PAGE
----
Do the bishops in the House of Lords actually change anything?

When 0.8 of a bishop turns up to each vote (on average), it's hard to argue they have a substantial effect.

In the wake of the Church of England's vote to continue banning women from being bishops, there have been renewed calls to remove bishops from the House of Lords. This e-petition, for instance, argues that:

The Church of England on 20th Nov 2012 voted not to allow women to be Bishops. Though that is within its rights to do, this should worry the Government as Church of England Bishops are awarded legislative power through seats in the House of Lords.

The Church has chosen to be a sexist organisation by refusing women the right to hold highest leadership positions and therefore should not be allowed automatic seats in the House of Lords, as this clearly does not comply with the spirit of UK Equality law.

But does it actually matter that bishops are in the House of Lords? Clearly, I'm not talking about points of principle; having a religious organisation in the House of Lords is as symbolically wrong as having a hereditary monarch as the head of state. It represents a Britain which hasn't existed for a very long time, and actively denigrates many people's conception of their own nationality.

But do the bishops in the Lords actually affect anything? A 2007 paper from UCL's Meg Russell and Maria Sciara, titled "Why Does the Government get Defeated in the House of Lords?: The Lords, the Party System and British Politics" suggests not.

There are 26 bishops seats in the house of lords (although that number varies occasionally due to deaths and retirements, and currently only 25 are present). That is out of 760 seats overall, and compares to the 212 Conservative, 225 Labour, and 90 Liberal Democrat peers. In other words, if turnout were 100 per cent, and party lines held all the time, the bishops would never matter – the vote would go to the coalition every time.

The first snag are the crossbenchers – 176 peers who aren't affiliated with any parties. But even they don't affect the outcome all that often. Of all 806 whipped votes in the Lords between 1999 and 2005, the crossbenchers changed the outcome just 50 times. That is, if they had not voted, 37 defeats would have been turned to victory, ten defeats would have been turned to a draw, two victories would have been turned to a draw, and one draw would have been turned to a victory.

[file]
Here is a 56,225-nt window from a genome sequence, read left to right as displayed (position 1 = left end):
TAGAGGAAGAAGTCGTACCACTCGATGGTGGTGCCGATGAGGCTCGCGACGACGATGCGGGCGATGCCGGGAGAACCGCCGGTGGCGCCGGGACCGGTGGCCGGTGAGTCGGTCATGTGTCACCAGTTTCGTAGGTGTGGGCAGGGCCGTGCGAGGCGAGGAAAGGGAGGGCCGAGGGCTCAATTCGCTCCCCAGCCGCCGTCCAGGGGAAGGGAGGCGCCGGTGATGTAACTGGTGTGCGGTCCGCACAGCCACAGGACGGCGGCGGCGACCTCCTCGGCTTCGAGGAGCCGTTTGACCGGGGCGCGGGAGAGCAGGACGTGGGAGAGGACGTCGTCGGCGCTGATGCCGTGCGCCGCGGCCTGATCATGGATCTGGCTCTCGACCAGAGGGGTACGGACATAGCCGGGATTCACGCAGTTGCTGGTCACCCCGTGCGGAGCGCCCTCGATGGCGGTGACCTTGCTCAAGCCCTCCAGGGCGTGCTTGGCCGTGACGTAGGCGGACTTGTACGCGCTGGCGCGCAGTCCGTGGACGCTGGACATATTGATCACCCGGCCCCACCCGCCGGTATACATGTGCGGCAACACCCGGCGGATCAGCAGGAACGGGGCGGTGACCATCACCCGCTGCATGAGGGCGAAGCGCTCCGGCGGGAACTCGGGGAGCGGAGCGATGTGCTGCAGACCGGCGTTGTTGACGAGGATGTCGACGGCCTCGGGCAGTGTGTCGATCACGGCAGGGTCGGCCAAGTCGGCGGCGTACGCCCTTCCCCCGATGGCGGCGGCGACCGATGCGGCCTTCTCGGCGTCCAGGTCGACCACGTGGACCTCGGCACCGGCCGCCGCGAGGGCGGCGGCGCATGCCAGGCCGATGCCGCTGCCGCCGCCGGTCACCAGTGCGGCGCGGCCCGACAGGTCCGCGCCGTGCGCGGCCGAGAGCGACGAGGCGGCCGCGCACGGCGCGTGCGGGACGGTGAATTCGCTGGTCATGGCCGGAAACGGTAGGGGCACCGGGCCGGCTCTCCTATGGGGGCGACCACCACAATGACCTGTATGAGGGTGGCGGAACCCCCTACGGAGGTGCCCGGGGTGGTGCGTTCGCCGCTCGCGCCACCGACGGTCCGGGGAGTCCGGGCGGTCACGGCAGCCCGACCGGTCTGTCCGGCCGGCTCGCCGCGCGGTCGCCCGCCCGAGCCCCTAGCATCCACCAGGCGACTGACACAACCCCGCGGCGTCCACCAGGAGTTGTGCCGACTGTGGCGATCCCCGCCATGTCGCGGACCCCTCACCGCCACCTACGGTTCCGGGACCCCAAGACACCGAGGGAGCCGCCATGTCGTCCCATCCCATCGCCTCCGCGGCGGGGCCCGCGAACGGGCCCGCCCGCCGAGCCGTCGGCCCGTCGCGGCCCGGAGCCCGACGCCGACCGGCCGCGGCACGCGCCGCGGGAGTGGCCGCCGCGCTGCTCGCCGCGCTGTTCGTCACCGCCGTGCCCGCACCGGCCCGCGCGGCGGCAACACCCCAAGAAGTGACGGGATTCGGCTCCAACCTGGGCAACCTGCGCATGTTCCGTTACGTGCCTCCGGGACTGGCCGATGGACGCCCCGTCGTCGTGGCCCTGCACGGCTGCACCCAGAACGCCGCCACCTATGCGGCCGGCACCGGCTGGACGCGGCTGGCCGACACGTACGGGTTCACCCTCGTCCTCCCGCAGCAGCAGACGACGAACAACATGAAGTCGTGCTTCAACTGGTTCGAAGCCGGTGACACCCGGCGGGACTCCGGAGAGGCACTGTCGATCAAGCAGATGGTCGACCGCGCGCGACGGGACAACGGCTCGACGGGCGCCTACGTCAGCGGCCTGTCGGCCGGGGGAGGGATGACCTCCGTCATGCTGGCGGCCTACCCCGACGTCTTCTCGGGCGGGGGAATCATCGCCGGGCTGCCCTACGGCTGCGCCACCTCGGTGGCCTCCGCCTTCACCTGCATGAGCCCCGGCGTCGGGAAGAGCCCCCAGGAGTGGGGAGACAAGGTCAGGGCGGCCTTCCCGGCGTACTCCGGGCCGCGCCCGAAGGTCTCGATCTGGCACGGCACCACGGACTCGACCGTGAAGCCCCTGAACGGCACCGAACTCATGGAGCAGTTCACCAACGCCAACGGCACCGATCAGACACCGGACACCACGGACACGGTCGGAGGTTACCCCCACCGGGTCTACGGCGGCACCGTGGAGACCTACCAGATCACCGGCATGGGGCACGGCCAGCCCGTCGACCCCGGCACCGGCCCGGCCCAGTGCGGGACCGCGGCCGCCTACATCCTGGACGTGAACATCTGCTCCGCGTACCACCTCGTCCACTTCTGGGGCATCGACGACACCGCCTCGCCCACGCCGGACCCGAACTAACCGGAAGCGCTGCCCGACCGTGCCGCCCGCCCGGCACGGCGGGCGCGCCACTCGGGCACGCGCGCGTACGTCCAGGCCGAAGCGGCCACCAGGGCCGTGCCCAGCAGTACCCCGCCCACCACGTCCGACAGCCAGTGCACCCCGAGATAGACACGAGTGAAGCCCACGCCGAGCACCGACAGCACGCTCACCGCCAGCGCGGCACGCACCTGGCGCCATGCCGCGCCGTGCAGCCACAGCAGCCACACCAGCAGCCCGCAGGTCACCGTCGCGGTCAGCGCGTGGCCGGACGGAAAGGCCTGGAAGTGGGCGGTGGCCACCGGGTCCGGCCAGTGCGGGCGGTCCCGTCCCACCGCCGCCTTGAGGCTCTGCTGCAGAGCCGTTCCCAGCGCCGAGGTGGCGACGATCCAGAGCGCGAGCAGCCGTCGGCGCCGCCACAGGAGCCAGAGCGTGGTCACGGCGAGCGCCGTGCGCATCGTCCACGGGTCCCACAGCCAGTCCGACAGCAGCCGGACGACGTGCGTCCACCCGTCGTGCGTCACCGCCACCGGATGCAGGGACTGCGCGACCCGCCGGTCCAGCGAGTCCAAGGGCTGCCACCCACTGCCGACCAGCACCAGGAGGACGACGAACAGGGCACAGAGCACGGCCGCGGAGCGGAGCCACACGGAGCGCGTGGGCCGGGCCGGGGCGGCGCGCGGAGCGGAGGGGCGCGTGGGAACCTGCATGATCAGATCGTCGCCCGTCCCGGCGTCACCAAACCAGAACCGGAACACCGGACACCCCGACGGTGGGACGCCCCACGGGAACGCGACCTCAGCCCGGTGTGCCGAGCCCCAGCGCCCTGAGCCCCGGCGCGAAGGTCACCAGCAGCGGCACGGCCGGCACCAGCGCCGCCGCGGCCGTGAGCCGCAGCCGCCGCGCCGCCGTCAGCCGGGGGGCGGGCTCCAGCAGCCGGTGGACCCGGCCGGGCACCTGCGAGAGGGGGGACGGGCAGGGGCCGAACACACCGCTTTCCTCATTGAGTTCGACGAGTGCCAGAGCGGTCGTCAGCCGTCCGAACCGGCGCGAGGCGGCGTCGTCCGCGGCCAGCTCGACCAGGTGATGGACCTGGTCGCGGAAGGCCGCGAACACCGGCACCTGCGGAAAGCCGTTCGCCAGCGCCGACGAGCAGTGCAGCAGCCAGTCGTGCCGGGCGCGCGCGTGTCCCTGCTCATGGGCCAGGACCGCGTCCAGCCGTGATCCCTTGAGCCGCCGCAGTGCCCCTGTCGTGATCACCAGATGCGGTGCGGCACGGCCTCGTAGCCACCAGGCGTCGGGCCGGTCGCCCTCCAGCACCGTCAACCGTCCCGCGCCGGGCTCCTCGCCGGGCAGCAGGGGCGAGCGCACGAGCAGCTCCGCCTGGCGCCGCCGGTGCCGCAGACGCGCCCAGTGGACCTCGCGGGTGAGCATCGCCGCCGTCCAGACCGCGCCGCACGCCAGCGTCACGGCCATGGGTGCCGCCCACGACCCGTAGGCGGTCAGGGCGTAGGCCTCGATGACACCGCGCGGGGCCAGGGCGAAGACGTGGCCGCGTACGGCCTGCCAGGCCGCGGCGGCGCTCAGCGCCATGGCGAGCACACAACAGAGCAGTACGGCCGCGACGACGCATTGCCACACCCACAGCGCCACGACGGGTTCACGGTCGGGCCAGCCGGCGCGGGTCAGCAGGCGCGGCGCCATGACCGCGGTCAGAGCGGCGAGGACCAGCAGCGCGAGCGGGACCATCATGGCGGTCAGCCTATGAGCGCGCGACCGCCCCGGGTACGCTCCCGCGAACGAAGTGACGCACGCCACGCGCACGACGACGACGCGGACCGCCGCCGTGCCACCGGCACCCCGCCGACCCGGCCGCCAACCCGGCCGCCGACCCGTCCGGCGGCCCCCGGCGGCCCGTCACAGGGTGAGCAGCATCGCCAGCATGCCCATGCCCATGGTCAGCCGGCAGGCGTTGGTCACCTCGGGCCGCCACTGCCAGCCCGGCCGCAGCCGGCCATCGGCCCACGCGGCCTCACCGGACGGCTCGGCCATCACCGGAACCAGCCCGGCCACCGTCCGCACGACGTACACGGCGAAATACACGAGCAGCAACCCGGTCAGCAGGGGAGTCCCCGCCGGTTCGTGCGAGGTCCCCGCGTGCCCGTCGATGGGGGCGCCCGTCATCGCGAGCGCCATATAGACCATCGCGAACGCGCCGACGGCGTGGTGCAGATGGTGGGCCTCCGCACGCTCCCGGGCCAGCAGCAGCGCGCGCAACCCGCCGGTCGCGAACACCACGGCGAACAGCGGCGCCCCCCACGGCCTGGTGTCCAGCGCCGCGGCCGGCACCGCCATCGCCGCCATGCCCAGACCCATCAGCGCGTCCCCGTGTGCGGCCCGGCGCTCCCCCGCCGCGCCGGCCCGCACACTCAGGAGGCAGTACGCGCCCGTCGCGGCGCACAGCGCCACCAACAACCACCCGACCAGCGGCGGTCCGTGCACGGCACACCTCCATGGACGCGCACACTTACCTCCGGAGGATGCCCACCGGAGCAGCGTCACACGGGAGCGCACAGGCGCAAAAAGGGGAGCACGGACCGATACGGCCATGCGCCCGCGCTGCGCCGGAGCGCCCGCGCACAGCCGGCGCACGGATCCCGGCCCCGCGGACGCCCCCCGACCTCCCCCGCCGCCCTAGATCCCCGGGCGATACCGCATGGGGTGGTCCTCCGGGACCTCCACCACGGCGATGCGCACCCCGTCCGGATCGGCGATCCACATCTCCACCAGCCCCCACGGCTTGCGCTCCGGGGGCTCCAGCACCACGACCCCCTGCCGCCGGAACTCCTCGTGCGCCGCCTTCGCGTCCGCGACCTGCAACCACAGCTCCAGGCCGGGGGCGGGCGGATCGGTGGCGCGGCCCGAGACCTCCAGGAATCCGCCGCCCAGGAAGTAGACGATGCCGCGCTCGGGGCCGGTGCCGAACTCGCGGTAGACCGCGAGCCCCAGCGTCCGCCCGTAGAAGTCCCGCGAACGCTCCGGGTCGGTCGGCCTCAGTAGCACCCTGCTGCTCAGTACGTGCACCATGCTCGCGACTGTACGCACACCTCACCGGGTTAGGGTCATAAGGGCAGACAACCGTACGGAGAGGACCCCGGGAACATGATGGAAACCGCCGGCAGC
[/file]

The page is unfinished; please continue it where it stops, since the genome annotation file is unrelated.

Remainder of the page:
The second snag, and the one the parties battle with most frequently, is turnout. In the same period, the mean turnout for Labour and Liberal Democrat peers was just over 50 per cent, and while it was just 34 per cent for the Tories. For the parties, boosting turnout is by far the most important way to win votes. Once the whipped lords actually turned up, they tended to vote with their party, with 97 to 99 per cent cohesiveness.

In this sleepy chamber, where do the bishops fit in? The authors write:

The Bishops’ impact… is limited by the fact that they are a small group, and that like the Crossbenchers they vote relatively little, and do not vote as a cohesive block.

Most of the time, there is only one bishop at each vote (they actually have a formal rota, apparently), and their mean turnout is just 3.2 per cent. As in, four-fifths of a person. Only ten times in six years were there votes with more than five bishops attending (only 66 times with more than one):

The largest turnouts were 11 votes on the balloting of grammar schools in 2000 (when nine Bishops supported the government and two opposed), on the Civil Partnerships Bill in 2004 (eight supporting, two opposed), and on the Learning and Skills Bill in 2000 with respect to sex education guidelines to replace Section 28.19.

So there aren't many bishops in the lords, and they rarely turn up. Which is why it's not a surprise that, over 806 divisions and six years, only three times did the bishops make a difference. Twice, the government was defeated by one vote when the sole bishop voted against it, and once the government was defeated by one vote when three bishops voted against it:

This was over the issue of education of asylum seekers’ children, where an amendment moved by the Bishop of Portsmouth required that such children are taught in a school and not separately in a detention centre. Three Bishops attended and voted against the government, and it lost the division by one vote.